Tuesday, January 5, 2016

The Twelfth Day of Christmas: The World Beyond

This is the twelfth and last day of the season we call Christmas. The Greeks had two different words to describe time:  kronos time and kairos time.  Kronos time is the passing of minutes, hours, days, months and years, what we might call ordinary, or sequential time.  The word chronology is the word we use to describe kronos (ordinary) time.  We live most of our time in kronos time.  It just keeps on ticking, hour after hour, day after day.  Henri Nouwen suggested this kronos time is opaque, like a window covered with mist through which our vision is blurred and cloudy.

Kairos is the word used by the ancient Greeks to describe special, extraordinary time—the right or opportune moment (season), when the window is no longer opaque, misty or cloudy, but becomes transparent and one can see clearly.  I think the Advent and Christmas seasons are kairos seasons, when time becomes transparent and the reality of God—and the world beyond breaks through.  The holy, the numinous, the spiritual, the mysterious is present and everything is different.  We are touched to our depths.  We experience the extraordinary.  Another dimension is present—a world vastly different from the one we know.

Sunset on the Nile--2010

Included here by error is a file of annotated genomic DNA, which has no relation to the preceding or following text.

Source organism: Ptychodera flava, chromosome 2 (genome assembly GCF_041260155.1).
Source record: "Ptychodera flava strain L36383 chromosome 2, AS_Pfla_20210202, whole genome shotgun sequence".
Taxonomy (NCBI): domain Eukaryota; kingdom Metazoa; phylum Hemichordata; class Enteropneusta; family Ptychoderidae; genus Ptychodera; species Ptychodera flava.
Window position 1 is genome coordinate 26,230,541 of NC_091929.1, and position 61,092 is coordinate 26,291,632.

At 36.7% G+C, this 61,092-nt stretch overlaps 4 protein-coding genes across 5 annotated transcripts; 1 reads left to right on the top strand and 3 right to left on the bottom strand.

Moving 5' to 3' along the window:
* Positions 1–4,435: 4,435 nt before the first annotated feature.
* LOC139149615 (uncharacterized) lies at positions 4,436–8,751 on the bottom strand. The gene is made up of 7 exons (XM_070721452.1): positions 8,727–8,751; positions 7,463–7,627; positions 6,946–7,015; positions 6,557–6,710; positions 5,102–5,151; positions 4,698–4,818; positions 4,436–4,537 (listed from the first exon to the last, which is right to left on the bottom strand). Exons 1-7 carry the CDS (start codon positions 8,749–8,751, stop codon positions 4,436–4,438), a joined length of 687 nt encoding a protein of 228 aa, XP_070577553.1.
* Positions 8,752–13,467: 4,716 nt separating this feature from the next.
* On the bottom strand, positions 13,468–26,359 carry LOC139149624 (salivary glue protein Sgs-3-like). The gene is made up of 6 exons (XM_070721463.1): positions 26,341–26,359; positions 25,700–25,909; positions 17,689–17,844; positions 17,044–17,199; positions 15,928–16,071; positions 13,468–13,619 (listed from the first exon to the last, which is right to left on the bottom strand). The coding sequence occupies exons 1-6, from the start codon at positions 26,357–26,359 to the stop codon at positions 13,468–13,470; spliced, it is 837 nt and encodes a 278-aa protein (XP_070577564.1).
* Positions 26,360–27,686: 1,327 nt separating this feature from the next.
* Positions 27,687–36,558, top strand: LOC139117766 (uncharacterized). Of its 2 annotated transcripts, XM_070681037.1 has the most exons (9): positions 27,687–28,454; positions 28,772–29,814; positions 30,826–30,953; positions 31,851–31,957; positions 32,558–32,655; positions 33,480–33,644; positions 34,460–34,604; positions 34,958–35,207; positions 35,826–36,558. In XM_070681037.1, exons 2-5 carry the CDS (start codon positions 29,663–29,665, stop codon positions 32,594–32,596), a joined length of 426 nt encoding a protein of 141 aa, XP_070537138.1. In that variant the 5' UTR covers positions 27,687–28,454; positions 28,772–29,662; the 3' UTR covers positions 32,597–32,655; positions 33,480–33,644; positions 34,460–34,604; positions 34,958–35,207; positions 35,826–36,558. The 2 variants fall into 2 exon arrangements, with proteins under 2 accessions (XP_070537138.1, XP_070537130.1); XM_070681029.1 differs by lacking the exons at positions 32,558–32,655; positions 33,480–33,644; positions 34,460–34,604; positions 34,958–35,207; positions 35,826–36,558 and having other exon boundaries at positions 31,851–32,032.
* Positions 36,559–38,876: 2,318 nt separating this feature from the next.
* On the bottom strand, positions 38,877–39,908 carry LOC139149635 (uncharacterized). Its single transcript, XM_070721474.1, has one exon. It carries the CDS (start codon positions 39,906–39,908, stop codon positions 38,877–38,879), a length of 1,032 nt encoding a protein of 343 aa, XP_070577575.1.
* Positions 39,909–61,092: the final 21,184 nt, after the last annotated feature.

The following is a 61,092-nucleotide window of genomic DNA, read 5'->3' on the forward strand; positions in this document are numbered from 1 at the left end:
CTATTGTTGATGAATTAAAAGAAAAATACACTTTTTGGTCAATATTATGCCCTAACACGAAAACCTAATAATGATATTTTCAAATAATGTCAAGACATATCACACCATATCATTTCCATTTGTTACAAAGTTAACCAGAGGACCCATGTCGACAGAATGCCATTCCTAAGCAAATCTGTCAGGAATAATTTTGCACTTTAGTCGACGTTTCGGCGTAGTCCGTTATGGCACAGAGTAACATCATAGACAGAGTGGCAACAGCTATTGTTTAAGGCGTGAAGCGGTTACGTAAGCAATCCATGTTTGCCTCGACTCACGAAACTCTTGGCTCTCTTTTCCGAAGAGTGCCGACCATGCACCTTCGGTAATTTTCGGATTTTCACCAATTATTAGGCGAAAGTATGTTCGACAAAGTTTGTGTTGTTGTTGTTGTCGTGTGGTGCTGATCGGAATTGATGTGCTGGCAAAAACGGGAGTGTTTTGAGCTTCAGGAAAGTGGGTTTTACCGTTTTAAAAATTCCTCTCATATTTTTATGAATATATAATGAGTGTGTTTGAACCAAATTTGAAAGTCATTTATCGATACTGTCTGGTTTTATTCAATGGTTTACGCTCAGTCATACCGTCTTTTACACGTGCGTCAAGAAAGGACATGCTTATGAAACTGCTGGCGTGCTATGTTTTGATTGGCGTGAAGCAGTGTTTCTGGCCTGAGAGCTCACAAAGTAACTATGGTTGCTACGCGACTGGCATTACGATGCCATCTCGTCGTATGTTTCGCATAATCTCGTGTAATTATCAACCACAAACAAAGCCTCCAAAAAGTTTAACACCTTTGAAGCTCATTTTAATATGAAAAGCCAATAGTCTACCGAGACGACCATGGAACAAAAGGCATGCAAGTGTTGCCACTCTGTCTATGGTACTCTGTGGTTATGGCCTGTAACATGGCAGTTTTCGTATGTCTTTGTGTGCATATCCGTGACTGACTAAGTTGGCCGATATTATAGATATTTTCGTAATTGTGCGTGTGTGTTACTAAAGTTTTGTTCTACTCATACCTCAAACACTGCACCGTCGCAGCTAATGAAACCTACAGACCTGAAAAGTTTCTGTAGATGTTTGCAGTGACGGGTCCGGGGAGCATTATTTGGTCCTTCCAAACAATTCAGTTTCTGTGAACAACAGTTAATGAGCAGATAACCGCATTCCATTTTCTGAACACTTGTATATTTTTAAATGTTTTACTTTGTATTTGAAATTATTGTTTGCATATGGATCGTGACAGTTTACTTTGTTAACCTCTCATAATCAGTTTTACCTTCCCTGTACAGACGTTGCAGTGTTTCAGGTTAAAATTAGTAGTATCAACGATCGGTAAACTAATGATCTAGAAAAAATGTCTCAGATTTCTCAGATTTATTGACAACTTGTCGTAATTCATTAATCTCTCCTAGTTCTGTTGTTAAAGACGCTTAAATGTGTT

The reason we keep retelling the story of the life of Jesus (and the episodes in the Old Testament as well) is because these are accounts of kairos time.  Jesus was so deeply in touch with the One he called “Father,” that God was always breaking in, always speaking to him, always doing something through him. So kairos is a time of special breakthrough, when the ineffable breaks in.  There are no adequate images to describe this real world, which is beyond this world.  We think of that beyond world as ephemeral, transitory, a momentary thing.  There may be such a beyond world, we say, but it is impossible for that world (where Love is at the heart of all things, where love, forgiveness, healing, and compassion abound) to work here in kronos time, in this real world in which we live.  “My kingdom is not of this world,” Jesus tells Pilate. “Be of good cheer, “ he tells his disciples, “I have overcome the world.” The real world has broken in and continues to break in.  Kairos moments will multiply and  abound, the mist that obscures reality will clear, the window will become transparent.  We are meant to live in kairos time, in that real world beyond,  and we are to do that living in this one!

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